And, who can question that attitude towards public sector transformation, when in 2017 it was reported by The Infrastructure Projects Authority report that one-quarter of the UK Government’s major IT programmes [worth a total lifetime cost of £8bn] were at high risk of failure? The fear is understandable.
The common way around this conundrum is for public sector leaders to insure themselves by buying in big names to support projects. They can say we bought in a well-known brand and that provides an element of protection. Although, it didn’t work with construction giant, Carillion. But, generally, we all know the old adage, ‘nobody got fired for buying IBM.’ It still holds true in some quarters.
Reliance on big suppliers is not the answer
Personally, I’m not always convinced clients actually want those big suppliers to flip the switch either. Such is the level of fear, but if it happens, at least they have a bigger name to do it, and manage any repercussions.
Anecdotally, I can tell you that once we were asked to support the procurement of an intelligence unit. It was either going to be one of two analysts’ firms. Both with very difficult cultures and attitudes, both poles apart in terms of size. Even though the smaller firm had the better intelligence that we needed, we were encouraged to procure the larger firm because of its name. In the end, to get around it, we procured both.
Fear of flipping the switch and reliance on ‘insurance’ suppliers is not the answer. It’s not making public sector transformation projects right. It’s just delaying the go-live.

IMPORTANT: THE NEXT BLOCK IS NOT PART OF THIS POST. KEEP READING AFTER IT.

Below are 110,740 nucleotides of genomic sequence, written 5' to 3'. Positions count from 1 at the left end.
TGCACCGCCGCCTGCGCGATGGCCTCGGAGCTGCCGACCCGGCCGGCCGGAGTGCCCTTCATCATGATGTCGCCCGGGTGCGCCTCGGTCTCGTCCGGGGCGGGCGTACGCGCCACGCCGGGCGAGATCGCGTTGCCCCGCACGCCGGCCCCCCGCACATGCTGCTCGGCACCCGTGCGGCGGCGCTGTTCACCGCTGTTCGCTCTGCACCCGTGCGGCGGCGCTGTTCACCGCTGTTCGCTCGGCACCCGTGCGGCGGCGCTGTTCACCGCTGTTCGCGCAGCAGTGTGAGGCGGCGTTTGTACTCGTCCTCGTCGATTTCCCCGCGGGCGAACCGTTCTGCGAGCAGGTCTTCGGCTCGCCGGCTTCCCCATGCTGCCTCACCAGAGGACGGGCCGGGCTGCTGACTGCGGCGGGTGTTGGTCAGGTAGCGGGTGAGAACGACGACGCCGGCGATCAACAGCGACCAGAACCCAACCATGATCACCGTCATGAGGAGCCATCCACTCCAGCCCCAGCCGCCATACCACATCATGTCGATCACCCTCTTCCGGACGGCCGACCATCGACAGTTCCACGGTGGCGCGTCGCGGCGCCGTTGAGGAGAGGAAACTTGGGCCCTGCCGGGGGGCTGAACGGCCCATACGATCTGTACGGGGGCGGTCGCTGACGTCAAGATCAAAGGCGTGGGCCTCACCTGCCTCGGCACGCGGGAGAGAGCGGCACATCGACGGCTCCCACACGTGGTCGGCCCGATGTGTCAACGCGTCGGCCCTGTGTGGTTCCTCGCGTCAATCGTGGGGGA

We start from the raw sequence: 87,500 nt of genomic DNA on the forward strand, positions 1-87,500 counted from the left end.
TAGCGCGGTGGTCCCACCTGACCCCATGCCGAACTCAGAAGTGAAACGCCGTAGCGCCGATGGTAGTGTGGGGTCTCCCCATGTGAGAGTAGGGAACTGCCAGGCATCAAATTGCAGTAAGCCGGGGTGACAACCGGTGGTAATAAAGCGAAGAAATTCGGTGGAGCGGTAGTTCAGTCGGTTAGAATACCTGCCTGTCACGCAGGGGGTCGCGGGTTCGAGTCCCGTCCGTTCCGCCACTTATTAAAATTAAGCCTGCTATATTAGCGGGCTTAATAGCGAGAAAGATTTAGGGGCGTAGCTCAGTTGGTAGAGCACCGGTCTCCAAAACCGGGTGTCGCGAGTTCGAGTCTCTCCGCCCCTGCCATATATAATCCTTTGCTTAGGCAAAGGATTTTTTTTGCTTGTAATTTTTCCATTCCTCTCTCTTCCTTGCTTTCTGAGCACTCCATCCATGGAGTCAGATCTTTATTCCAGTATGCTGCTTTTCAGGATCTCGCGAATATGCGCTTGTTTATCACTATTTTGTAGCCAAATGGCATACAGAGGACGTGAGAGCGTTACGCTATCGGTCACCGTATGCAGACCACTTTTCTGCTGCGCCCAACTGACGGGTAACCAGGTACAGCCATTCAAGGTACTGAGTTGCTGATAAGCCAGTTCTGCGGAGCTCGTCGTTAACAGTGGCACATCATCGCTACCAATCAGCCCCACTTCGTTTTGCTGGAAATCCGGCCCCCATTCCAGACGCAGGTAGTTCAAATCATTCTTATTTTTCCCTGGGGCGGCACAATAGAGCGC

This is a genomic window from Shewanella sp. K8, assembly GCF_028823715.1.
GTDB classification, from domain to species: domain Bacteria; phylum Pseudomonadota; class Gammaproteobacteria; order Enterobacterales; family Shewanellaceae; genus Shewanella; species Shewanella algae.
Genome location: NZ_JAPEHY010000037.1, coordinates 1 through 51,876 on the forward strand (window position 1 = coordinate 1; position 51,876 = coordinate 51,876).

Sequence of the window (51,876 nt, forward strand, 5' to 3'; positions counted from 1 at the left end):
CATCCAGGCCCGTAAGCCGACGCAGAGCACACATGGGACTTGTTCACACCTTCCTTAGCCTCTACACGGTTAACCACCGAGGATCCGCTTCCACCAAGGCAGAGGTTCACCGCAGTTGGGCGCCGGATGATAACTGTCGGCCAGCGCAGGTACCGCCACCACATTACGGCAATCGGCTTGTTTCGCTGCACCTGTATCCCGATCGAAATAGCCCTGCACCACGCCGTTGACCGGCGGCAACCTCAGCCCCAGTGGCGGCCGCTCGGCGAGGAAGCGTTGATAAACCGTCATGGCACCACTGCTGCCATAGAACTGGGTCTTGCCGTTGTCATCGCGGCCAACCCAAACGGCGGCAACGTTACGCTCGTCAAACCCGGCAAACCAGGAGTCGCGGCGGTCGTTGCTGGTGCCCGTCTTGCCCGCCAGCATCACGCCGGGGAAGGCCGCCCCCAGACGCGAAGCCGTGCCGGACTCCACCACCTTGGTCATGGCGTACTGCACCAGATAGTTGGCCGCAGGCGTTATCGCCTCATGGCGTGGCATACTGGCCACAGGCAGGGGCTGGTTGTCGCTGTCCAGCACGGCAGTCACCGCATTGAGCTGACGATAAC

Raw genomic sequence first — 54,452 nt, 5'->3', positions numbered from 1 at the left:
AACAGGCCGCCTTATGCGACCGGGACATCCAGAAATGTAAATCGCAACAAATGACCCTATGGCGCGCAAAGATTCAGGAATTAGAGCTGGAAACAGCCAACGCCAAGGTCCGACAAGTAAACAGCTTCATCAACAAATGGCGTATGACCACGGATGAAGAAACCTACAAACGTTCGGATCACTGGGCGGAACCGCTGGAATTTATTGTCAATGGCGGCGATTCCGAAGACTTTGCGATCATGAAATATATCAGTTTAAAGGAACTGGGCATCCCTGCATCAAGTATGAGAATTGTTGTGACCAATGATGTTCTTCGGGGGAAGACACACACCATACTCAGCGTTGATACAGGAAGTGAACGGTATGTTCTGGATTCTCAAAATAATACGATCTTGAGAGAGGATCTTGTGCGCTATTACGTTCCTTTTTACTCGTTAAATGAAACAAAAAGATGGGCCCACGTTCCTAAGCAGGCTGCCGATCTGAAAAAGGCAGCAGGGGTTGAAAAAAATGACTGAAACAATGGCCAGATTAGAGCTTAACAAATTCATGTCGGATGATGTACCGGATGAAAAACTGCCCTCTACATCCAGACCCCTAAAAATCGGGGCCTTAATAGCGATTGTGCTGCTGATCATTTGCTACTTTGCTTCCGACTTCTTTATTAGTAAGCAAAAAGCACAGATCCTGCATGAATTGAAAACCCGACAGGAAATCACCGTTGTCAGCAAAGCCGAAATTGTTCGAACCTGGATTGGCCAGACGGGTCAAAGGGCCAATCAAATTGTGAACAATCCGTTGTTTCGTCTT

Embracing the benefits from SMEs
Working with SME suppliers is often touted as the answer. I know there is a movement towards SMEs. However, if you scratch the surface, it’s not really happening across the board.
Direct government spending on SMEs has only grown by just one percentage point in the last five years. According to research from Millstream Associates, it has grown from 10% to 11%. The firm estimates that, if spending on SMEs increases at its current rate, the SME community is likely to have missed out on £33.5 billion worth of government contracts in the ten years to 2022.
The fear that grips the public sector is really holding back public sector transformation projects. We have three options; we can either carry on down the route of delaying the go-live of projects, bring in big name insurance suppliers, or start to really embrace the benefits that SMEs can bring. I’m in the last camp.
The reality is that flexibility, agility and a willingness of SMEs to collaborate with clients can make projects a success in a way that no large firm can handle.
Not adhering to pre-defined trails
The benefit of working with an SME is that sometimes we can do exactly as the client needs. We can go ‘off-piste’ to make the changes they need as they arise. SME’s can be agile. We’re not restricted by a rigidly enforced scope of work. We’re helping the client to get what they want rather than just ‘doing things to them’. This – of course – increases the likelihood of a project being right when it comes to flipping the switch.
Smaller suppliers are also far better at bringing the public sector with them on the transformation journey vs the bigger firms. Smaller firms make a better job of understanding the nuances of a unit or department; what it wants and feels. We often find huge resistance to transformation projects at ground level [see previous comments around fear of slipping the switch] but a smaller firm is better at changing this attitude because can work more closely with the clients’ team.
I also think SME’s are far better at listening to our clients. We can convert what we hear and give it back to them; we speak the same language as our clients and we try to take them on the journey with us. This is another good way of reducing the fear.
One of the solutions to the problem of resistance to change is building workplace tools and implementing processes which make it easier for staff to carry out their work more efficiently.